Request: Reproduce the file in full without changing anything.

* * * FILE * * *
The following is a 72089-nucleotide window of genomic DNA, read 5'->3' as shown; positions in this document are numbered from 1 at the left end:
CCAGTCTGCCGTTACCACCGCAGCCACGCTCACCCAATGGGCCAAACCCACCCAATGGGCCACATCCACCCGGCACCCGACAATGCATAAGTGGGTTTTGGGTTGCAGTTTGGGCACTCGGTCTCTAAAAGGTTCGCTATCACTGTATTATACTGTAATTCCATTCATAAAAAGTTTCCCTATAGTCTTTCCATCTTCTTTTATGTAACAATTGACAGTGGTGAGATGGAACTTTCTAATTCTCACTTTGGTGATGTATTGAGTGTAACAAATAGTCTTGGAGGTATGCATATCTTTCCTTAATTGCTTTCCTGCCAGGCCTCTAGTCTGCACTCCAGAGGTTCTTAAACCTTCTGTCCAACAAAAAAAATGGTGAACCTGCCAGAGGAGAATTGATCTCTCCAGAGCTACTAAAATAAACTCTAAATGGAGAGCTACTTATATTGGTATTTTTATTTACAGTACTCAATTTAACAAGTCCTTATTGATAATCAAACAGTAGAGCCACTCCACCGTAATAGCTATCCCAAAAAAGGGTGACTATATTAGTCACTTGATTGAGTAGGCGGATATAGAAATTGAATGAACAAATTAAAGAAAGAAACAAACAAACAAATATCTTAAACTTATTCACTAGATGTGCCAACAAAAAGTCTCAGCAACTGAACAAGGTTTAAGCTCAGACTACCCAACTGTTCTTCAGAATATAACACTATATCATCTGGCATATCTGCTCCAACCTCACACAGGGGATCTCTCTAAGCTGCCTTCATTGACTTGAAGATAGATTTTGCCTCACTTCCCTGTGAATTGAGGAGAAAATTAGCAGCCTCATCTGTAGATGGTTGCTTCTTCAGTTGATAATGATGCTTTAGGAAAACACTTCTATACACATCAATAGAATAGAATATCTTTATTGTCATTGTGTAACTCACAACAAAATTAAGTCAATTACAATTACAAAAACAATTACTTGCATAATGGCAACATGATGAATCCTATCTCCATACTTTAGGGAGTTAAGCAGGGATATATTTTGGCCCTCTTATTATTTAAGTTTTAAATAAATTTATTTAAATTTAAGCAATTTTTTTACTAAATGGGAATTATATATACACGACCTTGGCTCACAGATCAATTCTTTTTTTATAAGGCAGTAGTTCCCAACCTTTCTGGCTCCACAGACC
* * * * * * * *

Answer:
The following is a 72089-nucleotide window of genomic DNA, read 5'->3' as shown; positions in this document are numbered from 1 at the left end:
CCAGTCTGCCGTTACCACCGCAGCCACGCTCACCCAATGGGCCAAACCCACCCAATGGGCCACATCCACCCGGCACCCGACAATGCATAAGTGGGTTTTGGGTTGCAGTTTGGGCACTCGGTCTCTAAAAGGTTCGCTATCACTGTATTATACTGTAATTCCATTCATAAAAAGTTTCCCTATAGTCTTTCCATCTTCTTTTATGTAACAATTGACAGTGGTGAGATGGAACTTTCTAATTCTCACTTTGGTGATGTATTGAGTGTAACAAATAGTCTTGGAGGTATGCATATCTTTCCTTAATTGCTTTCCTGCCAGGCCTCTAGTCTGCACTCCAGAGGTTCTTAAACCTTCTGTCCAACAAAAAAAATGGTGAACCTGCCAGAGGAGAATTGATCTCTCCAGAGCTACTAAAATAAACTCTAAATGGAGAGCTACTTATATTGGTATTTTTATTTACAGTACTCAATTTAACAAGTCCTTATTGATAATCAAACAGTAGAGCCACTCCACCGTAATAGCTATCCCAAAAAAGGGTGACTATATTAGTCACTTGATTGAGTAGGCGGATATAGAAATTGAATGAACAAATTAAAGAAAGAAACAAACAAACAAATATCTTAAACTTATTCACTAGATGTGCCAACAAAAAGTCTCAGCAACTGAACAAGGTTTAAGCTCAGACTACCCAACTGTTCTTCAGAATATAACACTATATCATCTGGCATATCTGCTCCAACCTCACACAGGGGATCTCTCTAAGCTGCCTTCATTGACTTGAAGATAGATTTTGCCTCACTTCCCTGTGAATTGAGGAGAAAATTAGCAGCCTCATCTGTAGATGGTTGCTTCTTCAGTTGATAATGATGCTTTAGGAAAACACTTCTATACACATCAATAGAATAGAATATCTTTATTGTCATTGTGTAACTCACAACAAAATTAAGTCAATTACAATTACAAAAACAATTACTTGCATAATGGCAACATGATGAATCCTATCTCCATACTTTAGGGAGTTAAGCAGGGATATATTTTGGCCCTCTTATTATTTAAGTTTTAAATAAATTTATTTAAATTTAAGCAATTTTTTTACTAAATGGGAATTATATATACACGACCTTGGCTCACAGATCAATTCTTTTTTTATAAGGCAGTAGTTCCCAACCTTTCTGGCTCCACAGACC